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Renin inhibitors Volume 3, issue 4, Juillet-Août 2007

Authors
Université Paris Descartes, Faculté de Médecine, 75006 Paris, France, Assistance Publique Hôpitaux de Paris, Centre d’investigation clinique, Hôpital Européen Georges Pompidou, 20-40 rue Leblanc, 75015 Paris, France, INSERM, CIC 9201, 75015 Paris, France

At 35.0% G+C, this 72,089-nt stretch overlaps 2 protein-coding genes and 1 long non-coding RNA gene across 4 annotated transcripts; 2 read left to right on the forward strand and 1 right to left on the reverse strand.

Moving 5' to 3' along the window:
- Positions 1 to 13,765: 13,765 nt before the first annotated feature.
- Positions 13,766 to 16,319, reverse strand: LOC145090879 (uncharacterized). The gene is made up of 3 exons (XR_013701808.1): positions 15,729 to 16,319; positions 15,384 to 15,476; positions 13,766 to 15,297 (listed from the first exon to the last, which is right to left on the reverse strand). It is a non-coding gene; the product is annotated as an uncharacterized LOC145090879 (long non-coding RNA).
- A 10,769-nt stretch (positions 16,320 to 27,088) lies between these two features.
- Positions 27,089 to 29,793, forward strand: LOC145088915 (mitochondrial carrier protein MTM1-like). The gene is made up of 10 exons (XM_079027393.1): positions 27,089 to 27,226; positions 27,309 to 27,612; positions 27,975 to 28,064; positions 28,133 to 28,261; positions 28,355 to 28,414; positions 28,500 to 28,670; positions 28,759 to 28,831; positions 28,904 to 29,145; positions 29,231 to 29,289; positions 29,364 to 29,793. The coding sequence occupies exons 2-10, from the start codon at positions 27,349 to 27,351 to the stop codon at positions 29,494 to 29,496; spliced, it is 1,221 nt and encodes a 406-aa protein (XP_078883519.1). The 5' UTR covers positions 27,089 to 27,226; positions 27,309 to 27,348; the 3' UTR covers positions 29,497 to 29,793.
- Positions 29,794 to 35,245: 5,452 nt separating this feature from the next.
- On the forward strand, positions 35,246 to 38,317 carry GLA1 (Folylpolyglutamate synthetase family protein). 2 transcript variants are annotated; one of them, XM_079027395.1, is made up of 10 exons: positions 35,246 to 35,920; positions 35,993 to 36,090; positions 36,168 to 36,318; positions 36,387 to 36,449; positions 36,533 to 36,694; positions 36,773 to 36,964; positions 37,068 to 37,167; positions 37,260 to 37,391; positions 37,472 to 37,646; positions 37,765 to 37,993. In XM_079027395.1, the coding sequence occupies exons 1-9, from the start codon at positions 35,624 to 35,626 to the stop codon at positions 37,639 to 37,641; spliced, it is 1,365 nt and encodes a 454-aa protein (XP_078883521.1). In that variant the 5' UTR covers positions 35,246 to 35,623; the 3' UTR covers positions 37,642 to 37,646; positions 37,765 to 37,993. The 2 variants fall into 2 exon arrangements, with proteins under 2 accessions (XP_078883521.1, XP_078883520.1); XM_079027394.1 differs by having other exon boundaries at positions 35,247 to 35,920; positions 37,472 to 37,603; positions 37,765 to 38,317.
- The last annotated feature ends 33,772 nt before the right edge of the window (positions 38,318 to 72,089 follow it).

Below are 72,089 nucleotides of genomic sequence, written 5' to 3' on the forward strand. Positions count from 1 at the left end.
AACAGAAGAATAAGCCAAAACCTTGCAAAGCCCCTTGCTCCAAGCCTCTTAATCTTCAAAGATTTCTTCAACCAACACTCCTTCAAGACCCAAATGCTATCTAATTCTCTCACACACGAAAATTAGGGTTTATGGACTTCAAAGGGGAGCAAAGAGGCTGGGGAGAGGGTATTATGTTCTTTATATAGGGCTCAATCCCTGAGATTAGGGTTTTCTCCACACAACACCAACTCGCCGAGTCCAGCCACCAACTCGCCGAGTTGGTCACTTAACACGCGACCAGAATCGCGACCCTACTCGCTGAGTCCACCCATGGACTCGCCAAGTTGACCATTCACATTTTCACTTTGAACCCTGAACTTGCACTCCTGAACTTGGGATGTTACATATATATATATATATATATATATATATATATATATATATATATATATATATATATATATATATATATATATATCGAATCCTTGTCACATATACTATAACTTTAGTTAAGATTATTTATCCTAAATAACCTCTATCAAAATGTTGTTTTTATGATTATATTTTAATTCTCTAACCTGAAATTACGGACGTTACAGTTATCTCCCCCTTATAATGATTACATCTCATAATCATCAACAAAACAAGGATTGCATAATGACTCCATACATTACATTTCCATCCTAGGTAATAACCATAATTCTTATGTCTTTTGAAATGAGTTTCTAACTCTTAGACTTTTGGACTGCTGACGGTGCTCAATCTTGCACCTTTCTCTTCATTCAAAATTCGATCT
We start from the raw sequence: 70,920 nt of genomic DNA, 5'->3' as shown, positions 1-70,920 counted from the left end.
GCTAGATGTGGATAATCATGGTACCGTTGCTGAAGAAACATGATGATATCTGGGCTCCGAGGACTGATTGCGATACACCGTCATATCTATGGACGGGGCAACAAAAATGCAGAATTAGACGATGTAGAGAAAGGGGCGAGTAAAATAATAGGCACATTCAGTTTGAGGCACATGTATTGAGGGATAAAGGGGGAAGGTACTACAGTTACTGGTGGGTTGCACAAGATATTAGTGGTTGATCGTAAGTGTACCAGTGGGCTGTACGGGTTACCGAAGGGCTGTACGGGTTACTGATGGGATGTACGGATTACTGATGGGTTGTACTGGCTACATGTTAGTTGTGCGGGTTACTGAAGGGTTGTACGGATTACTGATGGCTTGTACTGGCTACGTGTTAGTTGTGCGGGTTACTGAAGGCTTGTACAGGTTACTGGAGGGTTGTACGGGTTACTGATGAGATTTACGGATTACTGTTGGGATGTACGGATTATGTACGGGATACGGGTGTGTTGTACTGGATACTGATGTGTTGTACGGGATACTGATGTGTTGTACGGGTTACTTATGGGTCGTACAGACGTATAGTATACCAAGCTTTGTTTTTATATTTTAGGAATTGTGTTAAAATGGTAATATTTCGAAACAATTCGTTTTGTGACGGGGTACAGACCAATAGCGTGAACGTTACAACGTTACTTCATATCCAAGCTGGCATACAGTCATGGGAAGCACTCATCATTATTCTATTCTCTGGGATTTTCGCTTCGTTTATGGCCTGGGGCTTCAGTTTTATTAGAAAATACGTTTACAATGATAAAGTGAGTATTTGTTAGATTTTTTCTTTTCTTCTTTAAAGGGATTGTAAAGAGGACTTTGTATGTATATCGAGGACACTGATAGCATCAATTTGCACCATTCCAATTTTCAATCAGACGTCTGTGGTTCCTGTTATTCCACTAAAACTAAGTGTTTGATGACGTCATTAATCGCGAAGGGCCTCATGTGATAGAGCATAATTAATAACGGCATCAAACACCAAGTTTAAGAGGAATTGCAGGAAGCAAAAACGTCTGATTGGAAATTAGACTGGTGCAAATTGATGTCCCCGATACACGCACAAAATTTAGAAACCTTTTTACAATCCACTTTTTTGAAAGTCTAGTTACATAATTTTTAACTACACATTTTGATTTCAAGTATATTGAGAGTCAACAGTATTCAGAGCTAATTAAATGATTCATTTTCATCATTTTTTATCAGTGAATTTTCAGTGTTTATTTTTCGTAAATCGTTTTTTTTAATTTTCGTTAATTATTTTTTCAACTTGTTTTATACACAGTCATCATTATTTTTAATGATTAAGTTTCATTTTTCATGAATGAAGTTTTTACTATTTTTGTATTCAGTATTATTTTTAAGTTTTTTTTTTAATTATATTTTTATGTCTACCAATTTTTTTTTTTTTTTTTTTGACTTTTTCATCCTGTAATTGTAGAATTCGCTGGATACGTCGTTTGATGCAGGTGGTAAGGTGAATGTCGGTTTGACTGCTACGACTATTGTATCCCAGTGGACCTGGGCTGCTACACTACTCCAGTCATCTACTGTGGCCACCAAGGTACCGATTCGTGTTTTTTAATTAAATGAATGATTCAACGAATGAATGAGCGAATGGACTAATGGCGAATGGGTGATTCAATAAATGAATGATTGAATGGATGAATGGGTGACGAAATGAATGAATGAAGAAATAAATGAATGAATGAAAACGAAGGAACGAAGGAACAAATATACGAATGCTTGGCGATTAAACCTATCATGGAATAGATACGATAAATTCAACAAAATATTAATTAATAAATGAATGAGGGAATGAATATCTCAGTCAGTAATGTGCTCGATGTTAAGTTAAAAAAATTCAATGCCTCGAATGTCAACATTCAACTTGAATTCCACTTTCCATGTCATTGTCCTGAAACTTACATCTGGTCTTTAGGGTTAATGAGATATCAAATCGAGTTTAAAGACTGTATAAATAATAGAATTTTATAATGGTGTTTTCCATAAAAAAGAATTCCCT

Renin has long been recognized as the preferred, logical target for RAS blockade because it corresponds to the first, highly regulated and rate-limiting step of the system. Initial attempts to inhibit renin were based on diverse strategies, including the use of renin antibodies, peptide analogs of the prosegment of the renin precursor, statin-based peptides, and transition-state synthetic analogs. However, the clinical development of first transition-state synthetic analogs capable of inhibiting renin has faced a number of technical problems. Indeed, the oral administration of these first renin inhibitors in humans did not meet all the necessary criteria (specificity, potency, pharmacokinetic profile, development costs) for these drugs to be considered clinically useful. Molecular modelling and determination of the X-ray crystallographic structure of the active site of renin have led to the identification of new renin inhibitors. The first representative of this class of non-peptide drugs is aliskiren, a potent alkane carboxamide renin inhibitor with a very high binding affinity for renin, resulting in selectivity for this enzyme over other aspartyl proteases. This compound is available in an orally active form and, according to preclinical and clinical investigations, may be of value for treating patients with cardiovascular and renal disorders.